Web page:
With that, I return to this our prayer book, Every Moment Holy, and offer this prayer, fittingly titled…

 A Liturgy for the Labors of Community

Our lives are so small, O Lord,

Our vision so limited,

Our courage so frail,

Our hours so fleeting.

Therefore give us grace and guidance for the journey ahead.

 We are gathered here because we believe that we are called into a work we cannot yet know the fullness of.

Still, we trust the voice of the One who has called us.

 And so we offer to you, O God, these things:

Our dreams, our plans, our vision.

Shape them as You will.
Our moments and our gifts.

May they be invested toward bright, eternal ends.

 Richly bless the work before us, Father (or Mother, or Creator, or God).

Shepherd us well lest we grow enamored of our own accomplishment or entrenched in old habit.  Instead let us listen for Your voice, our hearts ever open to the quiet beckonings of Your Spirit in this endeavor.

Let us in true humility and poverty of spirit remain ever ready to move at the impulse of your love in paths of your design.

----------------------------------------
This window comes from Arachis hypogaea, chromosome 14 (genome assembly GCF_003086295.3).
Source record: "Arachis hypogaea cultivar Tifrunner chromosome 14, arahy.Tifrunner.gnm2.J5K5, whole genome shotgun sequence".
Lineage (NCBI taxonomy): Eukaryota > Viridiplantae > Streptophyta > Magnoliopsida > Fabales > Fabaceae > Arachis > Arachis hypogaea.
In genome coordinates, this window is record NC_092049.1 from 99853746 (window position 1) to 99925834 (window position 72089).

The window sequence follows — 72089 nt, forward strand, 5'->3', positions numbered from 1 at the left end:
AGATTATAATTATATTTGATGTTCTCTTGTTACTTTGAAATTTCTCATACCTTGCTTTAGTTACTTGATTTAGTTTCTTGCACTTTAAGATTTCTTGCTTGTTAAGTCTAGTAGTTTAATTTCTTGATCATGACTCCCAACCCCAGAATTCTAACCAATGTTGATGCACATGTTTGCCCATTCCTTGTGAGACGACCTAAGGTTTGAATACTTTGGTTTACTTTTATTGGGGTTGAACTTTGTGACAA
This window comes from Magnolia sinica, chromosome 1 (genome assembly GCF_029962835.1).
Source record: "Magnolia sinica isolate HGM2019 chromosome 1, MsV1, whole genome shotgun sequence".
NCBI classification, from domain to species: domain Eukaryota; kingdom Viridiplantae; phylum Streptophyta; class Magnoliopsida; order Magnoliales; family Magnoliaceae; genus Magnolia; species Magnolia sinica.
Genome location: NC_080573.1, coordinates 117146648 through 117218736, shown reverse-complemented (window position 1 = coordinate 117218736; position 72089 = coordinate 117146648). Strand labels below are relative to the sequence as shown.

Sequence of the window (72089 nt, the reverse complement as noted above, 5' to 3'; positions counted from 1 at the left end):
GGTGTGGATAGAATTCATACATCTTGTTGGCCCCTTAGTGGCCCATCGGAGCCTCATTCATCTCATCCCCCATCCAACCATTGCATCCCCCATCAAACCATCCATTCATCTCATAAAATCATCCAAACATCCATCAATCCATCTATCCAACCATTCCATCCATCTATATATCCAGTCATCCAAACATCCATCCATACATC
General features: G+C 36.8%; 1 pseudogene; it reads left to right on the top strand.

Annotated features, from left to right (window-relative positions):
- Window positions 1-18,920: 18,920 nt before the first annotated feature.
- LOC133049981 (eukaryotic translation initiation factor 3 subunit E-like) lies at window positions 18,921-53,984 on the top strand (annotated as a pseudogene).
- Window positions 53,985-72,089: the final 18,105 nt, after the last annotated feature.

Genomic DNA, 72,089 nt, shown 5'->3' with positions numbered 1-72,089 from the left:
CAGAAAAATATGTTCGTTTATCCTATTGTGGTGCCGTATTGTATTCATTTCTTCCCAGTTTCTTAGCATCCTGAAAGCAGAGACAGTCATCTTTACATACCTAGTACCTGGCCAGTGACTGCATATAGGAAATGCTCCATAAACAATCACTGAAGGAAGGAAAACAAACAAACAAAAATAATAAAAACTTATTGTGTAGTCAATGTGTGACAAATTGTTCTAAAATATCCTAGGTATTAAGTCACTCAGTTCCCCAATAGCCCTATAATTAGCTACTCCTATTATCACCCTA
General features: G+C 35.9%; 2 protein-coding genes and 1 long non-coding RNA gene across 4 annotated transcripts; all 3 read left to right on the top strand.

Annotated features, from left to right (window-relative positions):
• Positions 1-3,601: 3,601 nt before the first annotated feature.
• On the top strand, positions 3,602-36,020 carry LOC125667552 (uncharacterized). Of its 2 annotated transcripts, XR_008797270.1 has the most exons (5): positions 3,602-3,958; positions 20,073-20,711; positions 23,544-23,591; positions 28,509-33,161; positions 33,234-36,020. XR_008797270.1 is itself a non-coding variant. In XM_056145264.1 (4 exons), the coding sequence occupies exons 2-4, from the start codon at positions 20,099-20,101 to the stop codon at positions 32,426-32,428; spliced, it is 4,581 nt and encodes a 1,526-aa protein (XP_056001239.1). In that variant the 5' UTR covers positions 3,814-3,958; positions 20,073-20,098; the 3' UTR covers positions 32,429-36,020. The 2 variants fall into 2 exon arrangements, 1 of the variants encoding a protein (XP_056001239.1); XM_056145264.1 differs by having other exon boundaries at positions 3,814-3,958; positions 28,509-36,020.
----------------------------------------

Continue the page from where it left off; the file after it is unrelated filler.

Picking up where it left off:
You alone, O God, by your gracious and life-giving Spirit have power to knit our imperfect hearts, our weaknesses, our strengths, our stories, and our gifts, one to another (do you hear the language of knitting together?).

Unite Your people and multiply our meager offerings, O Lord, that all might resound to Your glory. 

May our acts of service and creation, frail and wanting as they are, be met and multiplied by the mysterious workings of Your Spirit who weaves all things together toward a redemption more good and glorious than we yet have eyes to see, or courage to hope for.

May our love and our labors now echo your love and your labors, O Lord.

 Let all that we do here, in these our brief lives, in this our brief moment to love, in this the work you have ordained for this community, flower in winsome and beautiful foretaste of greater glories yet to come.

 O Spirit of God, now shape our hearts.

O Spirit of God, now guide our hands.

O Spirit of God, now build your kingdom among us. 


 And Amen.